Sh*t Storms: Factory Farm Pollution, Hurricanes, and Climate Change

Published Jun 18, 2024

Categories

Food System

Predictions for this year's hurricane season are unprecedented. Factory farms will make devastating storms and flooding even worse.

Predictions for this year's hurricane season are unprecedented. Factory farms will make devastating storms and flooding even worse.

As June began, the Atlantic and Gulf Coasts rang in the start of hurricane season — one that has been called everything from “abnormal” to “extraordinary.” This year, the National Oceanic and Atmospheric Administration released its “most aggressive hurricane season forecast on record.” And while the whole region is preparing for the storms, some communities face a particularly disgusting, dangerous risk: manure-laden floodwaters, courtesy of factory farms. 

For decades, factory farms have had a free pass to pollute waters and our climate. Now, the looming threat of an intense hurricane season brings this issue into sharp relief. Factory farms make already-harrowing events like hurricanes and floods even more dangerous. We must stop this vicious cycle by moving off the factory farm model entirely, and transitioning to a more sustainable, healthier food system.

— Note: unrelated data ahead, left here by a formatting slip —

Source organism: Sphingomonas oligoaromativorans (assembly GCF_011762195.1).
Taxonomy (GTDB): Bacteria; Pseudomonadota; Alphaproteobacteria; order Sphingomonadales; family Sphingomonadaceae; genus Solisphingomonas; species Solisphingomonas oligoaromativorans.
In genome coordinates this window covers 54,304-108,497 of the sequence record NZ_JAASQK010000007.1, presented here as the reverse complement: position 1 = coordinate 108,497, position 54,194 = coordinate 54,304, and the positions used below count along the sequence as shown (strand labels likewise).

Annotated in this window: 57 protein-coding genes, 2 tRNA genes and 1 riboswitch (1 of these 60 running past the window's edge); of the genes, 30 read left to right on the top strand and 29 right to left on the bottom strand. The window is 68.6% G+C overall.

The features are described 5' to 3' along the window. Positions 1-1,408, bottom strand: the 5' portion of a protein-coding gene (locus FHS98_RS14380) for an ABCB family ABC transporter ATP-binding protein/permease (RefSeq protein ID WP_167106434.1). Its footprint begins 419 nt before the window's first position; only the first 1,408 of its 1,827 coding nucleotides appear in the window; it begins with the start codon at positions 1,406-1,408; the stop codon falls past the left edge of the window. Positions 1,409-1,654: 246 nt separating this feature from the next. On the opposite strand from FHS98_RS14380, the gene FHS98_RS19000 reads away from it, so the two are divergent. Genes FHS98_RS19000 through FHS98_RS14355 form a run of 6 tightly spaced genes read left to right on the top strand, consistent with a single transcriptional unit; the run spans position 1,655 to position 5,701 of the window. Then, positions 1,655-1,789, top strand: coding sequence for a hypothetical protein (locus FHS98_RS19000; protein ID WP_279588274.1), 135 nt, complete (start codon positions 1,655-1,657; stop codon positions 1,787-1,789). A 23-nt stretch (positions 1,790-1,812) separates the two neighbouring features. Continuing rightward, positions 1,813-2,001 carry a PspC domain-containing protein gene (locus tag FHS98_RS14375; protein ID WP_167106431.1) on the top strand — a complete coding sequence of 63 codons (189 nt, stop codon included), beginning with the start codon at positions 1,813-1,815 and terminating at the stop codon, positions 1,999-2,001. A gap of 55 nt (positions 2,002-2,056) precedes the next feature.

Factory Farms Are Inherently Polluting and Vulnerable to Flooding

In 2018, Hurricane Florence slammed into the North Carolina coast, flooding tens of thousands of homes — and dozens of factory farms. North Carolina is the second-biggest hog-producing and fourth-biggest poultry-producing state in the country, according to USDA data. Factory farms confine tens of millions of animals in the state’s flood-prone areas. As a result, Florence’s floodwaters carried hog and poultry waste directly into homes.

Krissy Kasserman, Factory Farm Organizing Director at Food & Water Watch, lives in North Carolina, and her family’s home was flooded by the storm. As she remembers:

“The floodwater that poured into our home in the days after Hurricane Florence was likely laden with hog urine and feces and the contaminants they contain, including deadly pathogens like E. coli and Salmonella. It soaked into our cabinets, our walls, our floors. The potential threats it posed added a huge health risk to the clean-up from an already stressful and devastating event.”

The factory farm system crams millions of animals into relatively small spaces and concentrates the huge amounts of waste they produce. In many places, including North Carolina, this waste is stored in open-air manure lagoons and sprayed onto nearby fields, ostensibly as fertilizer. 

But in reality, factory farms produce too much waste for fields to absorb. In North Carolina, factory-farmed hogs produce 26 billion pounds of waste a year. That’s double the amount of waste produced by humans in the state.

Much of it is washed away and carried into nearby waterways. This, along with leaks from lagoons, routinely contaminates drinking water, local ecosystems, and the lakes and rivers folks visit for recreation. 

Factory Farm Waste Endangers Human Health

During heavy storms and flooding, these manure “management” practices have even worse effects. When Hurricane Florence hit North Carolina, at least 50 lagoons overflowed.